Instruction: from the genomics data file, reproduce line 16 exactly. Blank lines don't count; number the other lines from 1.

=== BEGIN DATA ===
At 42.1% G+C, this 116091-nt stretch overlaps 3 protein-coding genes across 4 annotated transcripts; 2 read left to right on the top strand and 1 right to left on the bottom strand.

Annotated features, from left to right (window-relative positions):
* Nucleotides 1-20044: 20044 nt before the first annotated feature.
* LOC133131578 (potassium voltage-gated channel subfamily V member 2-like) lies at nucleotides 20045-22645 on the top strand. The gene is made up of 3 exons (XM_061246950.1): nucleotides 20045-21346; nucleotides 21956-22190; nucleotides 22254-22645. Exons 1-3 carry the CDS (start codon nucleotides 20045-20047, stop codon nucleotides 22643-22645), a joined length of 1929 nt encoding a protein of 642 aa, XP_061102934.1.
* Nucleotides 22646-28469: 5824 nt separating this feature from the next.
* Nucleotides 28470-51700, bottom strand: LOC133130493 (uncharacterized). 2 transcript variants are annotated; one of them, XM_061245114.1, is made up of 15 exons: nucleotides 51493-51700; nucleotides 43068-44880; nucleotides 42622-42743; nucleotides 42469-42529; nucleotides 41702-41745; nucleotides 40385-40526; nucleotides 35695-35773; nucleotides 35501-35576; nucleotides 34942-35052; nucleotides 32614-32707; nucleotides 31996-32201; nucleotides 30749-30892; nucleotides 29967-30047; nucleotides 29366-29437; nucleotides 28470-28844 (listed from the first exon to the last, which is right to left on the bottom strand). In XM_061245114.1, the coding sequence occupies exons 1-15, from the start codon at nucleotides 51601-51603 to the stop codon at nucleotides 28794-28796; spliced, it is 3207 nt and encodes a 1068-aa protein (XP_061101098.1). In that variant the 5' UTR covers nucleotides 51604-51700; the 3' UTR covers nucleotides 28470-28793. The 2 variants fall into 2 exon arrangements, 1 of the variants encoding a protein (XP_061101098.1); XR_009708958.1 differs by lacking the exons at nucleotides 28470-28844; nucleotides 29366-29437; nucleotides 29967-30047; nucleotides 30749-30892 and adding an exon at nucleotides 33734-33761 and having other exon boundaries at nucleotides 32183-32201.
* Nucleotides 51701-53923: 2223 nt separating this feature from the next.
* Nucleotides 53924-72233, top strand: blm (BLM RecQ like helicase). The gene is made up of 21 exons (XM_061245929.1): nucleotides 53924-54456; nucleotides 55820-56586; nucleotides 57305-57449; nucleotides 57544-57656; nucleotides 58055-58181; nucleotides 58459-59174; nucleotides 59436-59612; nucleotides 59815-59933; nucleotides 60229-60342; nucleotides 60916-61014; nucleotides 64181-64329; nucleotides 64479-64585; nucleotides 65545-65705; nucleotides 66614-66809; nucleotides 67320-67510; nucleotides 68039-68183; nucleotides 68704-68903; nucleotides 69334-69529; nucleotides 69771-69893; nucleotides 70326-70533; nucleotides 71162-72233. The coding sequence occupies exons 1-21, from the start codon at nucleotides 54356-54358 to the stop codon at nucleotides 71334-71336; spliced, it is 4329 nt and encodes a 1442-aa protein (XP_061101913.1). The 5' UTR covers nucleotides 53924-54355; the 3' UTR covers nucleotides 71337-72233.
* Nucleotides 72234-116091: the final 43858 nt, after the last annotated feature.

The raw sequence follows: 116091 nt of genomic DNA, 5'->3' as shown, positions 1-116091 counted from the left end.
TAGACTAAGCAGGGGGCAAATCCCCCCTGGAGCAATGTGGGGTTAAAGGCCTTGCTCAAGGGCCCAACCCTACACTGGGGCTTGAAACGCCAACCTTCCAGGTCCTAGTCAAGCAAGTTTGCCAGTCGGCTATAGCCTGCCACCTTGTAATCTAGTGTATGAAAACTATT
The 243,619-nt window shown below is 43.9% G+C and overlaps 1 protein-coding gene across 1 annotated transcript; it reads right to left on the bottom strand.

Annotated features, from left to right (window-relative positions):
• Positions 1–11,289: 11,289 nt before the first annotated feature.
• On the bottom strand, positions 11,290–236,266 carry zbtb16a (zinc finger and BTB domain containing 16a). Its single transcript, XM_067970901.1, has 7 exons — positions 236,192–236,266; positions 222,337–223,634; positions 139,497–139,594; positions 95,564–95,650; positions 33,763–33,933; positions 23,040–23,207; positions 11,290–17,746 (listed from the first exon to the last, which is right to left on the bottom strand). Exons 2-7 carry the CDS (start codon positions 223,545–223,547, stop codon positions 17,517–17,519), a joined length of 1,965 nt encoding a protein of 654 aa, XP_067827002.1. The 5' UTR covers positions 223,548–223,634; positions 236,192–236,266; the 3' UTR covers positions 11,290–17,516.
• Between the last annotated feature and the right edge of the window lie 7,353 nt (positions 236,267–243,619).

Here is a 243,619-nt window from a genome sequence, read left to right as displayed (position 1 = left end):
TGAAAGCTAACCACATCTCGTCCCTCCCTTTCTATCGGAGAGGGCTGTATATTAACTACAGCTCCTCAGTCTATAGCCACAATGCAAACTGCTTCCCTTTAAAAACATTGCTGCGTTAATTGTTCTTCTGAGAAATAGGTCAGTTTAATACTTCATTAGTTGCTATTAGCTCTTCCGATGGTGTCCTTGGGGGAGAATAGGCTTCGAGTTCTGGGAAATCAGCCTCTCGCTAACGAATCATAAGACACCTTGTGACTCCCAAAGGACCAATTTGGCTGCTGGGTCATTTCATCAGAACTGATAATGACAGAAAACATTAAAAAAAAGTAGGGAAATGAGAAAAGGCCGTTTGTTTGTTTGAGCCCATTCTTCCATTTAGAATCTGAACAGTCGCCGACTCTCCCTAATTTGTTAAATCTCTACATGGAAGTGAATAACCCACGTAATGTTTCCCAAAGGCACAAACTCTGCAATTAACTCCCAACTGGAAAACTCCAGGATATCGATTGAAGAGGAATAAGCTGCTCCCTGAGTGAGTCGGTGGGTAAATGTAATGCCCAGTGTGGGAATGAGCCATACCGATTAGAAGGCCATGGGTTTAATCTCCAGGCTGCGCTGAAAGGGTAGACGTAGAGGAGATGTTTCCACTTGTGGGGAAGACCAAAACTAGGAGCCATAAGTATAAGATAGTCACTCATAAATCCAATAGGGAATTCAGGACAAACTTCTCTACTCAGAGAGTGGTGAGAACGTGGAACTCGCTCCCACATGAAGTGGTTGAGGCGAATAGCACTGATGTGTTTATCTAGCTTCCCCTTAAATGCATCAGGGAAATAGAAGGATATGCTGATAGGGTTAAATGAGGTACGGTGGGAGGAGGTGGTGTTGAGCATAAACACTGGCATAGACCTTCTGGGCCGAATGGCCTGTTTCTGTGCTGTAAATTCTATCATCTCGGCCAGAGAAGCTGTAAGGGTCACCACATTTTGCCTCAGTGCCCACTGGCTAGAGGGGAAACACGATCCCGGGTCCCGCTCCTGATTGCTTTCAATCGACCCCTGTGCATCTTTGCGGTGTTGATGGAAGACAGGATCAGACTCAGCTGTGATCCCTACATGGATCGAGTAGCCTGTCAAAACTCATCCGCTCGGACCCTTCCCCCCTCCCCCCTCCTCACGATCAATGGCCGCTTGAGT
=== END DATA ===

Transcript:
• Between the last annotated feature and the right edge of the window lie 7,353 nt (positions 236,267–243,619).